I Remember going to stay at my Aunties for a few days and she asked me where my knickers were. I said I was wearing them. On my return this was mentioned and my mother pretended she had forgotten to pack them.

Kerenhappuch Sun 03-Nov-19 10:11:35

When I've been in hospital, I've noticed getting patients washed or showered every day is a priority, and I assume this is part of infection control protocol. However, I'm unlikely to catch a serious infection at home (I hope!)

We had no shower when I was growing up, and a bath was a big deal as our hot tap ran very slowly and the bath cooled the water down as it went into the bath! So one or two baths per family member per week was the norm. I also had a quick wash every morning in the bath, using a small amount of hot water. Hair washes were in the sink and were separate from baths.

I currently suffer from fatigue, and for some reason having a shower can leave me exhausted, so sometimes I leave a day between showers. I always have a shower if someone else has to get close to me, such as a medical appointment, or if I'm going to a group.

Grandma70s Sun 03-Nov-19 10:14:18

I can’t remember how often I had a bath when I was a child in the 1940s/50s, but it certainly wasn’t every day, though it was more frequent than once a week. Good washes in between. I would guess twice or three times a week. I started to have daily baths in my early twenties when I had my own place.

Now I can no longer manage to get in and out of a bath, and the place I have moved to only has a shower (a very good one). I have a shower every other day, sometimes every third day. My skin is too dry now to have one every day. I wash my hair every other day, but not in the shower.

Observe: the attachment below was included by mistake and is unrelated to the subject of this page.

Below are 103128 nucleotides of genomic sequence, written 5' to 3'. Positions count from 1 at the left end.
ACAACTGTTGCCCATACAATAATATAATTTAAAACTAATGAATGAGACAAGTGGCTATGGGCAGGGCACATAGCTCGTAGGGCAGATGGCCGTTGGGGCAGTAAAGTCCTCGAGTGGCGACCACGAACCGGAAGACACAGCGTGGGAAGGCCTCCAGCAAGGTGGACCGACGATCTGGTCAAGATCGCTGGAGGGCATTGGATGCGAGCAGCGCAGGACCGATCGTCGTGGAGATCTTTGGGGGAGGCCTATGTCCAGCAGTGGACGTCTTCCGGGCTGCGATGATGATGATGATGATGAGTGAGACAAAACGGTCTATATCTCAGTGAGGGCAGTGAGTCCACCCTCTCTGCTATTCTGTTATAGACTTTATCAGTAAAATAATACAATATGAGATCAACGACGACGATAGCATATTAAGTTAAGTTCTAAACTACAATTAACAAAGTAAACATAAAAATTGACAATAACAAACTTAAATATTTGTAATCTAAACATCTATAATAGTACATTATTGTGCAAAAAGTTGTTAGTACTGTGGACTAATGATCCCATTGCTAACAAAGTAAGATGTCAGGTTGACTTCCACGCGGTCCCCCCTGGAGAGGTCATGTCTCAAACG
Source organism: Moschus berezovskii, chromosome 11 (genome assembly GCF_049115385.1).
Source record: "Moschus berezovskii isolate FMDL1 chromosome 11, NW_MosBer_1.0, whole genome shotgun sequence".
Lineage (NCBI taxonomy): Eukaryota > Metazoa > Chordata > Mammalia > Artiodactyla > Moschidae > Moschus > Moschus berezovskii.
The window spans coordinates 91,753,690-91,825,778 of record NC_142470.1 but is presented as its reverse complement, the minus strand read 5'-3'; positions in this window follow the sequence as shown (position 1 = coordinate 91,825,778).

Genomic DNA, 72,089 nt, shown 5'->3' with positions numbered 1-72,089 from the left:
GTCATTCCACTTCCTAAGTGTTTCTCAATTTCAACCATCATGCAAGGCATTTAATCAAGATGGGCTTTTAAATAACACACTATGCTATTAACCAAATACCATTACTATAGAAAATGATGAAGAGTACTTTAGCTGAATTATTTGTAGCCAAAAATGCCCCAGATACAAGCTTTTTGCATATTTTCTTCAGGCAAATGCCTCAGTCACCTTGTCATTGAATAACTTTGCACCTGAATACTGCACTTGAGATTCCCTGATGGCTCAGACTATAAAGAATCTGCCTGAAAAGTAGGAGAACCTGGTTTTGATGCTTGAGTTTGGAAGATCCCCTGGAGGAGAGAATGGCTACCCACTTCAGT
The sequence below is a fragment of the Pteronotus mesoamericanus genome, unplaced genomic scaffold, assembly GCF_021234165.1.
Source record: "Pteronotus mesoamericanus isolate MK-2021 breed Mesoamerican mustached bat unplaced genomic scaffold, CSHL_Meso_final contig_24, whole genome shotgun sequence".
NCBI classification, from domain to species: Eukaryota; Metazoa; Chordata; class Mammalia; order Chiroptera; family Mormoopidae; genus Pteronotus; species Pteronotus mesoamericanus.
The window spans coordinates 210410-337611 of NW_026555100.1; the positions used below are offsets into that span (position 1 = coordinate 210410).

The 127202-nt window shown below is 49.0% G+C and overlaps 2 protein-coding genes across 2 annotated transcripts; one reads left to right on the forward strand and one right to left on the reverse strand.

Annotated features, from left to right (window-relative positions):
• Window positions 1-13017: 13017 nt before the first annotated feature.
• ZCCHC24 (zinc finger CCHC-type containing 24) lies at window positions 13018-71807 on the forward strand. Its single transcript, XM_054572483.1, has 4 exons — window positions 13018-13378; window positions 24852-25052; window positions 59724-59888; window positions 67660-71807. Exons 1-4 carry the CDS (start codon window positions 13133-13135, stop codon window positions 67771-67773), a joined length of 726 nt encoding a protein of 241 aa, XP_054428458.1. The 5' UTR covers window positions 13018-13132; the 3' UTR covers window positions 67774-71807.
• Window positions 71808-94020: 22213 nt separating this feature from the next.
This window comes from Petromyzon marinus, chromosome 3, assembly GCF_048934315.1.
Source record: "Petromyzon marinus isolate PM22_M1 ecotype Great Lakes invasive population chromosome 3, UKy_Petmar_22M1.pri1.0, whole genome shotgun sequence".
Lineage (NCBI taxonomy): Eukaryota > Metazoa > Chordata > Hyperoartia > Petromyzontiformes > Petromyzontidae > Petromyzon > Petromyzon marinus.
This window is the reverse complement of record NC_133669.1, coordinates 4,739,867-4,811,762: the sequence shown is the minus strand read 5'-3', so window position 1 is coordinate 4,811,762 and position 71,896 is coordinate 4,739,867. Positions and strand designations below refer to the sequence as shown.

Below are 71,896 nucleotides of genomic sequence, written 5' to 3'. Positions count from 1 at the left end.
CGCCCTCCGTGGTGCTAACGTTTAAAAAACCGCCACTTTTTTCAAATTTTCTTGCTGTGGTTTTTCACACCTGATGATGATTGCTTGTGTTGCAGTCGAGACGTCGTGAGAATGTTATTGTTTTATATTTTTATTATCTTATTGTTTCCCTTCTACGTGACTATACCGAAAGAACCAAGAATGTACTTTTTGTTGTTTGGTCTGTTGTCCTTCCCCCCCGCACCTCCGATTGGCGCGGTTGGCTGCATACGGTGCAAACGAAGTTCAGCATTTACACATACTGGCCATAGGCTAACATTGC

All the same, I felt cleaner after a bath than a shower. I don’t like not being able to immerse myself. (I always rinsed myself with a hand-held shower after a bath.)

As for how long it takes - my baths took ten minutes at most. You can do other things while it’s running. Get in, soap all over, rinse, get out. Simple. A shower seems more complicated to me, but perhaps that’s because I’m older.

Sparklefizz Sun 03-Nov-19 10:24:29

When my daughter was a teenager, we had her French Exchange student to stay for a fortnight. She only had the one pair of knickers for the whole fortnight. I had explained about putting her clothes in the washing basket and she was happy to put in her T shirts etc. When I noticed no knickers going in, I crept into the room when she was asleep and found them on the floor and they were "stiff and crispy". Yuk!

I didn't want to put them in the machine with our family things so soaked them in disinfectant and then handwashed them and tumble dried them ready for the morning.

She was a doctor's daughter but a stranger to hygiene.

EllanVannin Sun 03-Nov-19 10:39:20

Sunday night was always Amami ? night. Strip washes at the wash basin in the mornings and faces washed and teeth brushed each night.
Now it's a shower every other day and a strip wash on the non-shower days. I'd be mortified if I ever smelled a smell on myself such as you do with many-----who could have urinary problems or are just plain lazy and unclean.

I can't stand by anyone who smells in case people think it's me and I've been known to wander to the back of a bus queue for that very reason. I think this stems from working on the wards when I could smell " everyone " on my clothes.

If nothing else my body has to be clean as I unfortunately never know when I have one of my A/fib " turns " and get whizzed to hospital, so cleanliness is imperative.